Guide to FOIA at SSA
The FOIA allows members of the public to request records from Federal agencies. The Federal government established FOIA to promote transparency and prevent agencies from having secret policies.
This guide explains how to request information and records from us, information we cannot disclose, and fees involved with a request.
We prepare many documents for public distribution through our website. We provide:
Please visit our Electronic FOIA Reading Room for information that might be responsive to your request.
Our Open Government portal helps point the public to our datasets and information to help answer your questions about our programs and operations.
Check these sources prior to making a FOIA request because we do not process requests for public information materials as Freedom of Information Act requests.
The FOIA does not require agencies to disclose all records. Some examples of records we may not disclose are:
- Classified records;
- Information that is confidential by law;
- Internal personnel rules;
- Personal information about living people;
- Records of investigations; or
- Trade secrets or confidential financial information.
Your Own Record
If you are requesting your own records, we will process your request under the Privacy Act and FOIA.
Someone Else’s Records
If you are requesting another living person’s record, you will need the person’s written consent for us to disclose the record to you. In these cases, send your request, with the signed consent, to your local Social Security office.
Records Needed for a Social Security Benefit Application
If you need your records regarding your claim for Social Security benefits, or if you are a representative of someone pursuing a claim for Social Security benefits, send your request to your local Social Security office.
We try to handle your request within 20 days from the date we receive it. It may take longer depending on the difficulty of finding the record and how much other work we have. We process requests on a “first in, first out” basis using the following categories:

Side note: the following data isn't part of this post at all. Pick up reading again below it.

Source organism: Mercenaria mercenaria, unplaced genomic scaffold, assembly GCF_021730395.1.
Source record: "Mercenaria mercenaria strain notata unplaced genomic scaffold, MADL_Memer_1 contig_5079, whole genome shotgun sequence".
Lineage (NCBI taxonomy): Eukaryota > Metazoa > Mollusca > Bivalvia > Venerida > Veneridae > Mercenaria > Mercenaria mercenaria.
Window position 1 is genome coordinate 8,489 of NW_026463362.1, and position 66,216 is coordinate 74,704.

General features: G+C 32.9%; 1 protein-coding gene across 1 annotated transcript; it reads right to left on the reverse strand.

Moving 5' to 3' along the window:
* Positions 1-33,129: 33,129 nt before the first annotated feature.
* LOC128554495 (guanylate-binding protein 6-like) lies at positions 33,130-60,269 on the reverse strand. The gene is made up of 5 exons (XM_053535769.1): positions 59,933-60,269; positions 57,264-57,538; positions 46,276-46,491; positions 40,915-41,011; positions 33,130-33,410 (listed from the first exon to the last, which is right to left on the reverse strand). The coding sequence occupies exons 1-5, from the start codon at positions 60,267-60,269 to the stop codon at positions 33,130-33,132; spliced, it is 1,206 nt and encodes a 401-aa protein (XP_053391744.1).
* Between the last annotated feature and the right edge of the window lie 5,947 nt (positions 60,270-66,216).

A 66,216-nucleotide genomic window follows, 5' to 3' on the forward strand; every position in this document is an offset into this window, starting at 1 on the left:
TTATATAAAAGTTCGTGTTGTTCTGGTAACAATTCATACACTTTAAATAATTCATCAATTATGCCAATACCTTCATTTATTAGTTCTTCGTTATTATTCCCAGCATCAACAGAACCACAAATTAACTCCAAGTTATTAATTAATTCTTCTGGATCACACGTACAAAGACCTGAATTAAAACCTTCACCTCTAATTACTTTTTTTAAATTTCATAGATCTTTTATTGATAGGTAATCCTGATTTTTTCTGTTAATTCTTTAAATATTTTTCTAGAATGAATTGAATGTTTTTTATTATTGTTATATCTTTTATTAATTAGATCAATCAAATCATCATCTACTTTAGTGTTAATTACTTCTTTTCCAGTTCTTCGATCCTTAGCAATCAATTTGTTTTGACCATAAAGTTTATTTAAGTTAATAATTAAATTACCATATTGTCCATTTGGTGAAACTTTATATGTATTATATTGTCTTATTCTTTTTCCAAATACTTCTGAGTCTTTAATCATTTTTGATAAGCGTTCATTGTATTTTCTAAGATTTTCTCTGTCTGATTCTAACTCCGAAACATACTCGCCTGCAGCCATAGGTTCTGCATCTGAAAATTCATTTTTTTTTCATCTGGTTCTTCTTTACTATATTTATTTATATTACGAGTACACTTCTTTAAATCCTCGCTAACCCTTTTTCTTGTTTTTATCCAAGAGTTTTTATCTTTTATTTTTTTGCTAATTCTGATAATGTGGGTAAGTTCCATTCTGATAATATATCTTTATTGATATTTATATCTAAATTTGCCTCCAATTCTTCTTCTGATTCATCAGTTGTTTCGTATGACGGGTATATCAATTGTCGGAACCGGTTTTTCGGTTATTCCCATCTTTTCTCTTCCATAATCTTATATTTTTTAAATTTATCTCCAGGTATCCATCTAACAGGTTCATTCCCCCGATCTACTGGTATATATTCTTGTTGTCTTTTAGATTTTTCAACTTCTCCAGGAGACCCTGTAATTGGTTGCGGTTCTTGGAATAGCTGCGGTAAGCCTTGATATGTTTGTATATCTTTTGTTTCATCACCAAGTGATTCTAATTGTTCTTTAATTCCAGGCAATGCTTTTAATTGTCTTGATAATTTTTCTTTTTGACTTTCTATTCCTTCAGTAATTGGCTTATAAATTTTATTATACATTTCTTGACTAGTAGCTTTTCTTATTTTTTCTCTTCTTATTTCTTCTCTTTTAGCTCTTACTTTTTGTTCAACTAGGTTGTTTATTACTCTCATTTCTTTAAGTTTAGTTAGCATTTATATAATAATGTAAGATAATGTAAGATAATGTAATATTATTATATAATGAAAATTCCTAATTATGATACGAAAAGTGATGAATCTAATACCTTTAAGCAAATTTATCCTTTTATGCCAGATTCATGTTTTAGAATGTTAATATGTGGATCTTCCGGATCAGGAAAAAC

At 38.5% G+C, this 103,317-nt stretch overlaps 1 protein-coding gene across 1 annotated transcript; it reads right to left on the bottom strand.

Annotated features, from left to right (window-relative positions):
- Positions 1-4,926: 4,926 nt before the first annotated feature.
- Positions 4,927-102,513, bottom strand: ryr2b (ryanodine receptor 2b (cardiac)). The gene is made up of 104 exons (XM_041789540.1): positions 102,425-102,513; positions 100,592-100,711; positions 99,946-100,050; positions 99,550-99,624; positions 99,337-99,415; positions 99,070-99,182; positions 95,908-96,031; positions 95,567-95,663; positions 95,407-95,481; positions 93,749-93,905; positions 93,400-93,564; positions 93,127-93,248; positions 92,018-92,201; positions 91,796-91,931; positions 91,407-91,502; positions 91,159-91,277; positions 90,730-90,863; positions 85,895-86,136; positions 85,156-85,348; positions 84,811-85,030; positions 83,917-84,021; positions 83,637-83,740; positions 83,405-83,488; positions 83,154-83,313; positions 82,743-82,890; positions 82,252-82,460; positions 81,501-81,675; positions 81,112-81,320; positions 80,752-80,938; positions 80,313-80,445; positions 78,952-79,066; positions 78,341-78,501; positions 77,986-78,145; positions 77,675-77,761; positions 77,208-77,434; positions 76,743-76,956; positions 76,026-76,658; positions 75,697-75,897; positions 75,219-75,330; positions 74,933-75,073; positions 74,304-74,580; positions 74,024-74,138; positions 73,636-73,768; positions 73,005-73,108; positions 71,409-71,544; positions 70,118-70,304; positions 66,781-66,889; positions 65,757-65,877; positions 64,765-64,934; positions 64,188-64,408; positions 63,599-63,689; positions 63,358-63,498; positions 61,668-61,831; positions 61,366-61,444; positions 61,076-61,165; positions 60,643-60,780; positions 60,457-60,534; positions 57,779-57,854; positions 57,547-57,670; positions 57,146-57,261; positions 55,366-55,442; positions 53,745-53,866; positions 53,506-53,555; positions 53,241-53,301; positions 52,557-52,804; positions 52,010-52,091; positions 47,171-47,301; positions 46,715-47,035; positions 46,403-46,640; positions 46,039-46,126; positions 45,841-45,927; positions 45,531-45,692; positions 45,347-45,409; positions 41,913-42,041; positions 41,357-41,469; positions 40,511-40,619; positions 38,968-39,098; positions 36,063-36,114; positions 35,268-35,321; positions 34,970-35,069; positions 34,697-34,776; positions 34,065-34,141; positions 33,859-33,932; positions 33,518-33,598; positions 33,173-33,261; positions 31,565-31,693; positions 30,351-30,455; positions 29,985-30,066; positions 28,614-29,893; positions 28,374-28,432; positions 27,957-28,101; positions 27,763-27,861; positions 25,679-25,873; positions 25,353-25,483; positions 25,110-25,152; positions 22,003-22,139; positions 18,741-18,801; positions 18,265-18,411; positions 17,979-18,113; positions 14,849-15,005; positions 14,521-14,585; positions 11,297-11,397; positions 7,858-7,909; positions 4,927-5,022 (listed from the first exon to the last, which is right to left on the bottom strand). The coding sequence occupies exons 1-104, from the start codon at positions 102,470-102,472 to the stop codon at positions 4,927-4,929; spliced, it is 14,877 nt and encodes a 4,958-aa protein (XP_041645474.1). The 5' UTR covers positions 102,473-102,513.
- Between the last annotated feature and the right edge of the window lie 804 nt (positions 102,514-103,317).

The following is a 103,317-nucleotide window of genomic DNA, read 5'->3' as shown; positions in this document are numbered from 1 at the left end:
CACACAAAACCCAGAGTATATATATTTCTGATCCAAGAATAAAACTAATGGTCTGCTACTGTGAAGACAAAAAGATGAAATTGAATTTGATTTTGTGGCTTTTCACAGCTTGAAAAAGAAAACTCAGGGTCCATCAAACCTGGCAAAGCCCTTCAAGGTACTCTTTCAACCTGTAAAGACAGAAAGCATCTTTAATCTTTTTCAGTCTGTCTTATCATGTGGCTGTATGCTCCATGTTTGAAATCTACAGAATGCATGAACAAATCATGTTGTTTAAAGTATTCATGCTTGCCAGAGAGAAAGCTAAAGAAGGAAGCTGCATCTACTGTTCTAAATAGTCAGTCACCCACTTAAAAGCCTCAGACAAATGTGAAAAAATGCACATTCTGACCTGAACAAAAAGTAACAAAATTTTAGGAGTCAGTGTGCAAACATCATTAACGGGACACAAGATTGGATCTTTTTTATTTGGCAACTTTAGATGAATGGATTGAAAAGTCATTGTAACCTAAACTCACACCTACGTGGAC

Requests where the receiving office has all the information it needs for the answer. These requests will take the least amount of time to process.
Requests that often require the receiving office to obtain more information from another SSA office.
Requests that require:
- More information or records from another SSA office or another government office;
- A voluminous number of records, or
- Additional decisions on releasing records from these offices.
These requests take the longest to answer.
We provide expedited handling when the request:
- Involves an imminent threat to a person’s life or physical safety, or
- Is made by a member of the media to obtain information that the public has an urgent need to know and the records would cover actual or alleged Federal Government activity.
If you think we should expedite your request, please explain your reasons fully in your request. Within 10 days from the date of your request, we will decide whether we will expedite it and notify you of our decision.
Sometimes we cannot disclose some or all of the records you requested. When we cannot disclose some or all of the records you requested, we will send you a written denial, explaining our reason(s) and your appeal rights.
If you disagree with our decision, you may request a review. Mail your appeal within 30 days after you receive this letter to the Executive Director for the Office of Privacy and Disclosure, Social Security Administration, 617 Altmeyer Building, 6401 Security Boulevard, Baltimore, Maryland 21235. Mark the envelope “Freedom of Information Appeal.”